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A Comparison of Trump & Biden’s Tax Proposals

by Chris Becze

With the presidential election only weeks away, many of our clients have asked us for a comparison of the candidates’ tax proposals. While we’ve reviewed them individually, we also wanted to provide a straightforward, side-by-side comparison of their proposed tax plans for both individuals and businesses.

Below is a chart outlining the differences between Joe Biden and Donald Trump’s proposed tax plans as of now:

Trump Biden
Individual Rates
  • Make Tax Cuts and Jobs Act (TCJA) rate cuts permanent
  • 10% middle class tax cut
  • Reduce 22% tax bracket to 15%
  • Raise top rate to 39.6%
  • Cap value of tax deductions at 28%
  • Impose 12.4% payroll tax on wages over $400,000
Corporate Rate
  • Retain 21% tax rate
  • Raise rate to 28%
  • 15% minimum tax on global book income over $100M
Capital Gains
  • Tax capital gains as ordinary income at top rate of 39.6% on income above $1M
Tax Cuts for Businesses
  • Make 100% bonus depreciation permanent
  • Make 20% pass-through deduction permanent
  • “Made in America” tax credits
  • Expand opportunity zones
  • New tax credits “for companies that bring back jobs for China”
  • 10% advanceable credit to reopen closed plants, retool facilities, and expand U.S. production
  • Incentive for manufacturing drugs and other critical products in U.S.
  • Expand new markets credits
  • Expand low-income housing credit
  • Tax credit for building onsite childcare facilities
  • Tax break for small businesses that start a retirement plan
Tax Increases for Businesses
  • Revise GILTI to 21% minimum tax
  • Impose tax penalty on corporations moving jobs offshore
  • Tax penalty on drug manufacturers increasing prices more than inflation
  • Tighten rules on classification of workers
  • Has endorsed financial transaction tax
  • Tighten opportunity zone rules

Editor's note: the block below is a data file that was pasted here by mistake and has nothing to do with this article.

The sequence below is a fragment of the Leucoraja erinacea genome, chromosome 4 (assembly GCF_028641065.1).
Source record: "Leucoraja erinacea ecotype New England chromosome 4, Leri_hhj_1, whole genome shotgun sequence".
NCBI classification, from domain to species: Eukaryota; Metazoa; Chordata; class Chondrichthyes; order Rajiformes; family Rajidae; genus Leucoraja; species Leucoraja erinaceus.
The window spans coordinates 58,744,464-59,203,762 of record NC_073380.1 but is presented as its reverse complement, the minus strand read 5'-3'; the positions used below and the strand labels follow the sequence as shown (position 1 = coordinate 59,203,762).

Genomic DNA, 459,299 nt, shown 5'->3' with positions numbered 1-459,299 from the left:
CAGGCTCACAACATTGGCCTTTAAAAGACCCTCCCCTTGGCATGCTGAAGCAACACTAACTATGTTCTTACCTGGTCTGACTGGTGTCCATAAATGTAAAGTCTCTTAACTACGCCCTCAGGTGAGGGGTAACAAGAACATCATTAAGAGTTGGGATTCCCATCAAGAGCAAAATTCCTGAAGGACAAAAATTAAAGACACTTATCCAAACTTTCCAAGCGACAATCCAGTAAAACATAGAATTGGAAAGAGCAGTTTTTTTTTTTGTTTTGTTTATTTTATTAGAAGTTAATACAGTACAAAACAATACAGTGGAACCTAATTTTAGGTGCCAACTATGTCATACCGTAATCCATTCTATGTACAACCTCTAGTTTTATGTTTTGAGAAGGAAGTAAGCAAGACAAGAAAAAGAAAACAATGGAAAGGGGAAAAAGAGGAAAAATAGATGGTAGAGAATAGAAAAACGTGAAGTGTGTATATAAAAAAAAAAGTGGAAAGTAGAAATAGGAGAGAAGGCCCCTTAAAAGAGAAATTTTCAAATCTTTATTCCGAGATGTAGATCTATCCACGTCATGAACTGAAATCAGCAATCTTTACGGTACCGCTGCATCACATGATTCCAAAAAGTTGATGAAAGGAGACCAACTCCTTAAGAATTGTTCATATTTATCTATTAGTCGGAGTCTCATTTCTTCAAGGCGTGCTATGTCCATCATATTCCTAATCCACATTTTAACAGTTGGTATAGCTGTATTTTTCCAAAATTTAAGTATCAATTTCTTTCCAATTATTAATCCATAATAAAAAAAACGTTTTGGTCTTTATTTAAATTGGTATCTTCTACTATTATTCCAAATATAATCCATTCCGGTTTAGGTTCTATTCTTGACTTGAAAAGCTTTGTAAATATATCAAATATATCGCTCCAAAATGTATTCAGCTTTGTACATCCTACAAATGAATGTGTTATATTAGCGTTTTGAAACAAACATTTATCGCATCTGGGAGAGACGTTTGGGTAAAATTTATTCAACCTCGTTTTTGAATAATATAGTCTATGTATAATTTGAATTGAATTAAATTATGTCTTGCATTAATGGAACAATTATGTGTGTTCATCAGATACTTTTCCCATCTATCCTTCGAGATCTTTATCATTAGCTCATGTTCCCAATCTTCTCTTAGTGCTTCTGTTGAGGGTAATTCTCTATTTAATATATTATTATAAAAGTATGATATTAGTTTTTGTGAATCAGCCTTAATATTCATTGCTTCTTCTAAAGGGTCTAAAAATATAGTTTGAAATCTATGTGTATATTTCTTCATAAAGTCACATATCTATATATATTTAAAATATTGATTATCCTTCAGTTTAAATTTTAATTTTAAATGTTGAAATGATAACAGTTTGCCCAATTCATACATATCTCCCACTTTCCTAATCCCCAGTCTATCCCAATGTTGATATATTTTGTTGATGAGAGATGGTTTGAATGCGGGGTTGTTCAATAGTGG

Tax Cuts for Individuals
  • Make TCJA individual provisions permanent
  • $5B in tax credits for contributions under the Education Freedom Scholarship program to help families pay for transportation, remedial programs, homeschooling materials, or private school tuition.
  • Universal savings accounts providing tax-free investment
  • Increase child and dependent care credit to $8,000
  • New refundable $15,000 tax credit for first-time homebuyers
  • Renter’s credit to reduce rent and utilities to 30% of income
  • Expand earned income tax credit for those over 65
Estate Tax
  • Make TCJA estate tax provisions permanent
  • Eliminate stepped-up basis for inherited capital assets
  • Restore estate tax rates to historic norms
Energy
  • Eliminate credits for electric vehicles
  • Repeal residential energy efficient property credit
  • Repeal renewable energy investment credit
  • Eliminate accelerated depreciation for renewable energy property
  • Restore full electric vehicle credit
  • Reform and extend tax incentives that generate energy efficiency and clean energy jobs
  • Reinstate tax credits for residential energy efficiency
  • Incentives for carbon capture technology
  • Incentives for manufacturing facilities making energy efficient upgrades

The above table was originally posted by John Schwartze, principal with Brown Smith Wallace, an independent firm associated with the Moore Global Limited Network. You can also download a PDF version here.


Moving Forward

Joe Biden’s proposed tax policy is aimed at adjusting provision within the TCJA. What this means specifically is a work in progress and will continue to be crafted after November 3, if he is elected.

Donald Trump will continue to promote the TCJA. If elected to a second term, he may try to extend the TCJA cuts permanently. He may also try to expand the TCJA and further reduce tax rates for individuals and businesses.

Regardless, we know that neither plan will move forward without congressional approval. If the executive and congressional branches are led by different parties, more political jockeying will be required to execute either candidate’s tax policy. Only time will tell, and we hope we’ll know which direction we’re headed on November 3.

More details regarding these tax plans may be revealed during interviews, ads and town halls in the coming weeks. If you have any questions in the interim — or post-election — do not hesitate to reach out to your local Armanino tax advisor.

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Chris Becze - Partner, Tax - San Jose, CA | Armanino
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